• Use meat on the bone for added flavor. The best cuts of lamb for slow cooking in bredies are lamb knuckles, neck, thick ribs or oxtail and they are excellent cheaper cuts suitable for the slow cooking of bredies. Don’t bother using lamb chops as they will break down too quickly.
  • You may also use chicken if you prefer to cut down on red meat.
  • Do not add water, except to stop the bredie catching on the bottom of the pot. Slow cooking with the lid closed will create it’s own liquid and moisture and concentrate the flavour.
  • When cooking soaked dried beans, do not add salt to the beans when boiling them as it will cause the beans to toughen. Adding half a teaspoon bicarbonate of soda to the soaking water creates an alkaline environment that assists in softening the beans and reducing the sugars that cause flatulence.
  • Do not add potatoes to sugar beans, lentils, butternut or pumpkin bredie.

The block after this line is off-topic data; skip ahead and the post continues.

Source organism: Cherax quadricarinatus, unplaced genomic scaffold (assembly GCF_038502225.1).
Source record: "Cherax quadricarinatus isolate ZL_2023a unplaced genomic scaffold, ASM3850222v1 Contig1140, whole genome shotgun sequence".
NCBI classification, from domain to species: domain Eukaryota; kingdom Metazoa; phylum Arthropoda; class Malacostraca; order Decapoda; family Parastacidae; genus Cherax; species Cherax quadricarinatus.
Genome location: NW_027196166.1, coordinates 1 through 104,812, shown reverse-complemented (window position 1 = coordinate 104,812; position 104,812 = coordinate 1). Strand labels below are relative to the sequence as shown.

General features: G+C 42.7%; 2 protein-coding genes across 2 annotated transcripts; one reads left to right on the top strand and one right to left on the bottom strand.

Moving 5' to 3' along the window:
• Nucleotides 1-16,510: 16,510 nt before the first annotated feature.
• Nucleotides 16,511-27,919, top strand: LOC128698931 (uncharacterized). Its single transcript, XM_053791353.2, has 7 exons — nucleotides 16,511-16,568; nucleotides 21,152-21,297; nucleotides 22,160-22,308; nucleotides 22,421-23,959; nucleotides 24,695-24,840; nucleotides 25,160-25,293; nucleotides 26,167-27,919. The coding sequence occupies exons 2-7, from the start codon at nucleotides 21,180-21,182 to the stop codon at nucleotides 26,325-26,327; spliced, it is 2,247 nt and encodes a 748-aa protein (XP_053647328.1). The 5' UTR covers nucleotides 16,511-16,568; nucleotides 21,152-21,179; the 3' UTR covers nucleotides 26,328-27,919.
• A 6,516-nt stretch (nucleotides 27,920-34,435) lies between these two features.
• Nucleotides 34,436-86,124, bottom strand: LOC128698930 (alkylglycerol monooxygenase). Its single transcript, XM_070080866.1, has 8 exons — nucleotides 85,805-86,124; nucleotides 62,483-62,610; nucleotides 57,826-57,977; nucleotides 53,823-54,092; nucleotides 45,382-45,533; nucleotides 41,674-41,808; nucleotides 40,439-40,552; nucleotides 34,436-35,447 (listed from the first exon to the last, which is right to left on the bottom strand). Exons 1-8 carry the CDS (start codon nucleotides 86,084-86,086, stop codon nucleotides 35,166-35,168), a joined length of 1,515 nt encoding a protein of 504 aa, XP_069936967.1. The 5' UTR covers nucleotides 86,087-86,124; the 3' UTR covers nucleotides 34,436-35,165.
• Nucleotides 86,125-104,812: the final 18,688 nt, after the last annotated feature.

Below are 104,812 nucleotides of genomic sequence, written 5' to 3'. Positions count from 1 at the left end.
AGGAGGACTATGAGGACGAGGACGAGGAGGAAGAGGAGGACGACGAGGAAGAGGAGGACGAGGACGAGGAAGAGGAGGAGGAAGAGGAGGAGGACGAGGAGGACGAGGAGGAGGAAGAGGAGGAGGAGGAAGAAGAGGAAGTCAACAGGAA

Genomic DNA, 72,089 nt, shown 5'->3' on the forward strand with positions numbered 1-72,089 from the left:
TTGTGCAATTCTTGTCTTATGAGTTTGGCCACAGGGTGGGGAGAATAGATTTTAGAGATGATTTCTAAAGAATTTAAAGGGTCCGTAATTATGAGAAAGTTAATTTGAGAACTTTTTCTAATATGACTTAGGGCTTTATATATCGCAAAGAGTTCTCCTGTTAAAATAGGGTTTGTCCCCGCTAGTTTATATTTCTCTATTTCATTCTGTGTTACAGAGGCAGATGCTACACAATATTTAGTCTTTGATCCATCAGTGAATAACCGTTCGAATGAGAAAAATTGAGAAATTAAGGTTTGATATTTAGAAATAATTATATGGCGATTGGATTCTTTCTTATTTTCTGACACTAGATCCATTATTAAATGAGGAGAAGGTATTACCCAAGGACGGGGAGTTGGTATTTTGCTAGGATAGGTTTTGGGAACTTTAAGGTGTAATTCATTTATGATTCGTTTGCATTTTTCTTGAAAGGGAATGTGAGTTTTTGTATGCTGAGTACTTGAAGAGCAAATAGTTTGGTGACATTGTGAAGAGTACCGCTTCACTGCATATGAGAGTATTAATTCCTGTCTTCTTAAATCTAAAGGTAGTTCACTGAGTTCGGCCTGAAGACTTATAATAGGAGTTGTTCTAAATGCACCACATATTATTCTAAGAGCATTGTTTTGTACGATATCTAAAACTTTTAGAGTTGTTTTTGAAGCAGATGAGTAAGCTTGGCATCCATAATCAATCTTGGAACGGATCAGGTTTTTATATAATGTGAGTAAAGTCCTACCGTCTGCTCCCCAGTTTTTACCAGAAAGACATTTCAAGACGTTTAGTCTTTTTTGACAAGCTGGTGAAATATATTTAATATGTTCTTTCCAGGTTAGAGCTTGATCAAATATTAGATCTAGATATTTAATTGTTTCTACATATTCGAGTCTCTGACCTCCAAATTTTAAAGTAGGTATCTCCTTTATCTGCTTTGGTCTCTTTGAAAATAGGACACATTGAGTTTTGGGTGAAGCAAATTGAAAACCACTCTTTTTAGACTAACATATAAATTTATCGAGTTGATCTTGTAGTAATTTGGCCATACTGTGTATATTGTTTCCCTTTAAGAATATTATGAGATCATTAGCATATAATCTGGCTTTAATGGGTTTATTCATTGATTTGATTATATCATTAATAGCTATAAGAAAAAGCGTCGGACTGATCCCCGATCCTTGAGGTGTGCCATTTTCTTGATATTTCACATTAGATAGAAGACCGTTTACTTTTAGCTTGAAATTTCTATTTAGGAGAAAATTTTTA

• Use salt, coarsely ground black pepper, cinnamon, cardamom, cloves, bay leaves or allspice for aromatics.
  • Use floury potatoes for any other vegetable bredies like cabbage, cauliflower, green bean, tomato, sago or carrots and peas bredie.

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  • Reply
    Filip Ambroziak
    October 20, 2018 at 2:15 am

    Oh wow this looks amazing! I don’t think I would be able to make it as good as you do thou…wish I can sample it.

    • Reply
      Razena Schroeder
      October 21, 2018 at 2:42 pm

      Thank you. It really is so easy and requires more patience than fancy cooking techniques to deliver a great tasting dish.

  • Reply
    October 20, 2018 at 1:59 am

    I have never heard of this dish. It surely sounds and looks very delicious, I’m a vegetarian so I think I’ll have to try it without meat. Thanks for sharing though!

    • Reply
      Razena Schroeder
      October 21, 2018 at 2:41 pm

      You are most welcome. PS – These stews taste delicious with or without meat.

  • Reply
    Elle (CleverlyChanging)
    October 18, 2018 at 7:09 am

    Personally, I don’t eat meat, but the overall recipe sounds like something I can make into a vegetarian dish. The fresh veggie additions in the recipe sound yummy!

    • Reply
      Razena Schroeder
      October 18, 2018 at 10:23 pm

      A bredie is nothing without the vegetables 🙂 In the early days when meat was very expensive they used it sparingly for flavor more than anything and the vegetables made up the bulk of the dish.